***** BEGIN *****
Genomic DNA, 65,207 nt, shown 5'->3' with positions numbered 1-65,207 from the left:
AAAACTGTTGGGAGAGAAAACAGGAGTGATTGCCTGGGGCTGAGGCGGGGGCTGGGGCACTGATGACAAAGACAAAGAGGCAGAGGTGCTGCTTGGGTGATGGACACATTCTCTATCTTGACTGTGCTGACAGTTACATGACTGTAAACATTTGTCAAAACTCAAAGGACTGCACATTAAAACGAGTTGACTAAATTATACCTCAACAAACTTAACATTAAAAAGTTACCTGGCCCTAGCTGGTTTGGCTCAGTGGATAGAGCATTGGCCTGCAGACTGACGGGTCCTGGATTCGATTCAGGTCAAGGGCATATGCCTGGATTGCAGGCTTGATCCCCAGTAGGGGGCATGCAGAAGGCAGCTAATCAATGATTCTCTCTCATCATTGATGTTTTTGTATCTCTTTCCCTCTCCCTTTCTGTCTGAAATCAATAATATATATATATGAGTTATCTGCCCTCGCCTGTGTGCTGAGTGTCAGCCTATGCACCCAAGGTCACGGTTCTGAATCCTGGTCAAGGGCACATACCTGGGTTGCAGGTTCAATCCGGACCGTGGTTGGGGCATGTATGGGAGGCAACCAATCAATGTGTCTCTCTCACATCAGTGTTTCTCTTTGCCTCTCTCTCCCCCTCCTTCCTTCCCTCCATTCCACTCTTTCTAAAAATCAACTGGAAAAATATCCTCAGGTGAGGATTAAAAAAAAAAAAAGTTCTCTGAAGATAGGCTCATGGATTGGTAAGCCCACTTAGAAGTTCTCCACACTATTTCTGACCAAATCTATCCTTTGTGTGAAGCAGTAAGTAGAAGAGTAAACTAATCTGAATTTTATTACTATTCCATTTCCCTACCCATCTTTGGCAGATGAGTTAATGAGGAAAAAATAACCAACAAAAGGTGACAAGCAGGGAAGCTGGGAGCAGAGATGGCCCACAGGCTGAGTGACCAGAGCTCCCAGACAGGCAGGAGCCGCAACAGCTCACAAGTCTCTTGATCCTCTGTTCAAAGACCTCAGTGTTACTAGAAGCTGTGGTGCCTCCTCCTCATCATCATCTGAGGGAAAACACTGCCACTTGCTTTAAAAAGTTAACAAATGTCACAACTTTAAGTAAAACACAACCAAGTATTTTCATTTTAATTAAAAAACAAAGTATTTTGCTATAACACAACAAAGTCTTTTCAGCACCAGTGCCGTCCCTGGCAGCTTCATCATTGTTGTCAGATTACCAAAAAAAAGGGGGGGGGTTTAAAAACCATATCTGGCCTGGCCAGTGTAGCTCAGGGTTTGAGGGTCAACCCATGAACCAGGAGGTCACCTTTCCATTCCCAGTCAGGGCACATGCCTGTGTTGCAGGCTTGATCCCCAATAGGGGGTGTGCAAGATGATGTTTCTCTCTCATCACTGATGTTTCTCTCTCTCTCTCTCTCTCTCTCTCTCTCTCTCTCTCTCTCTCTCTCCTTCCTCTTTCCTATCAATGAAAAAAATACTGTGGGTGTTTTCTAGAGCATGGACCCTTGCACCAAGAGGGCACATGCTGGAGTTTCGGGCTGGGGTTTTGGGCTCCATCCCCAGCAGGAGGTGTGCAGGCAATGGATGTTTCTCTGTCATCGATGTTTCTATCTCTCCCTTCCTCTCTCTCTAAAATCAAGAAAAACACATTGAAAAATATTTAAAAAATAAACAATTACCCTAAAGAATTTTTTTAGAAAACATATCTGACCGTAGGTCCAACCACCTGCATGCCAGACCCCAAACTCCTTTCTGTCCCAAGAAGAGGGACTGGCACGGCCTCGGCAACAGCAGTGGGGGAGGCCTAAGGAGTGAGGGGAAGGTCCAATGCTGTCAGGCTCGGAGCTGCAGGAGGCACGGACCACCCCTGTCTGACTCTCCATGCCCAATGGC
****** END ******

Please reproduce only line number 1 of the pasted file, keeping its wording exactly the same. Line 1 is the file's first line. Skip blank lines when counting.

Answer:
Genomic DNA, 65,207 nt, shown 5'->3' with positions numbered 1-65,207 from the left: